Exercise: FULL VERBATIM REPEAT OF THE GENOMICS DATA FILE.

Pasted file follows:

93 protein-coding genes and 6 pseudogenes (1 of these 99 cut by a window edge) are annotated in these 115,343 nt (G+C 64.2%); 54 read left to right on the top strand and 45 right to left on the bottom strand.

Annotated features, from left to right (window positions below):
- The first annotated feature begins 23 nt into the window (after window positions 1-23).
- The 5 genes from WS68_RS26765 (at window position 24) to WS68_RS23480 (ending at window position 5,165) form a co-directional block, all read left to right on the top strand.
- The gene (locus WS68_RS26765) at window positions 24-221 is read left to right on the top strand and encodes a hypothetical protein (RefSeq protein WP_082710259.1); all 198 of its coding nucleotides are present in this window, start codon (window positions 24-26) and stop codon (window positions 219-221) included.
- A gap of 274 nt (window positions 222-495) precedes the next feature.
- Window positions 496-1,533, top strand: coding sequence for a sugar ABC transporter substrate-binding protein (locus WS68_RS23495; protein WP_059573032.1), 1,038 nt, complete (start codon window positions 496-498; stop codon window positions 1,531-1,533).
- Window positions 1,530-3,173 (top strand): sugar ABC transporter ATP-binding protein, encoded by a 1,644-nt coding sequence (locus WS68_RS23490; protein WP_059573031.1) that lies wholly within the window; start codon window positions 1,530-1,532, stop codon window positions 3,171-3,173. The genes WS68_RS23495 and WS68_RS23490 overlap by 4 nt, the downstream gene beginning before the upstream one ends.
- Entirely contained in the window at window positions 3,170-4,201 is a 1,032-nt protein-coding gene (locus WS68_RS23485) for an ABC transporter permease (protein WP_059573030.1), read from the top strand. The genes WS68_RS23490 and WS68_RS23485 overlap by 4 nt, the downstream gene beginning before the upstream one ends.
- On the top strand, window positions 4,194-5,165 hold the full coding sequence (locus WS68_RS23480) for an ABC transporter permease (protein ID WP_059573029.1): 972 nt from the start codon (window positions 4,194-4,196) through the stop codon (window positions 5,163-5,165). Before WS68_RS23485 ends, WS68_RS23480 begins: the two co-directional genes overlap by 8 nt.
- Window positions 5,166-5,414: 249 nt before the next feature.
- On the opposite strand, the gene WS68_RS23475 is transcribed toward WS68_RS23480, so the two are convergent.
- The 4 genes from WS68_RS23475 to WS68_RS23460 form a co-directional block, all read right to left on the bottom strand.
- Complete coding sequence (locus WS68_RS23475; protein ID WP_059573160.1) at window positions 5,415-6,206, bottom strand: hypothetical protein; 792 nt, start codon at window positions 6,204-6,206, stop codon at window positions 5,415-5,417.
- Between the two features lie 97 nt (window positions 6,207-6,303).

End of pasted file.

93 protein-coding genes and 6 pseudogenes (1 of these 99 cut by a window edge) are annotated in these 115,343 nt (G+C 64.2%); 54 read left to right on the top strand and 45 right to left on the bottom strand.

Annotated features, from left to right (window positions below):
- The first annotated feature begins 23 nt into the window (after window positions 1-23).
- The 5 genes from WS68_RS26765 (at window position 24) to WS68_RS23480 (ending at window position 5,165) form a co-directional block, all read left to right on the top strand.
- The gene (locus WS68_RS26765) at window positions 24-221 is read left to right on the top strand and encodes a hypothetical protein (RefSeq protein WP_082710259.1); all 198 of its coding nucleotides are present in this window, start codon (window positions 24-26) and stop codon (window positions 219-221) included.
- A gap of 274 nt (window positions 222-495) precedes the next feature.
- Window positions 496-1,533, top strand: coding sequence for a sugar ABC transporter substrate-binding protein (locus WS68_RS23495; protein WP_059573032.1), 1,038 nt, complete (start codon window positions 496-498; stop codon window positions 1,531-1,533).
- Window positions 1,530-3,173 (top strand): sugar ABC transporter ATP-binding protein, encoded by a 1,644-nt coding sequence (locus WS68_RS23490; protein WP_059573031.1) that lies wholly within the window; start codon window positions 1,530-1,532, stop codon window positions 3,171-3,173. The genes WS68_RS23495 and WS68_RS23490 overlap by 4 nt, the downstream gene beginning before the upstream one ends.
- Entirely contained in the window at window positions 3,170-4,201 is a 1,032-nt protein-coding gene (locus WS68_RS23485) for an ABC transporter permease (protein WP_059573030.1), read from the top strand. The genes WS68_RS23490 and WS68_RS23485 overlap by 4 nt, the downstream gene beginning before the upstream one ends.
- On the top strand, window positions 4,194-5,165 hold the full coding sequence (locus WS68_RS23480) for an ABC transporter permease (protein ID WP_059573029.1): 972 nt from the start codon (window positions 4,194-4,196) through the stop codon (window positions 5,163-5,165). Before WS68_RS23485 ends, WS68_RS23480 begins: the two co-directional genes overlap by 8 nt.
- Window positions 5,166-5,414: 249 nt before the next feature.
- On the opposite strand, the gene WS68_RS23475 is transcribed toward WS68_RS23480, so the two are convergent.
- The 4 genes from WS68_RS23475 to WS68_RS23460 form a co-directional block, all read right to left on the bottom strand.
- Complete coding sequence (locus WS68_RS23475; protein ID WP_059573160.1) at window positions 5,415-6,206, bottom strand: hypothetical protein; 792 nt, start codon at window positions 6,204-6,206, stop codon at window positions 5,415-5,417.
- Between the two features lie 97 nt (window positions 6,207-6,303).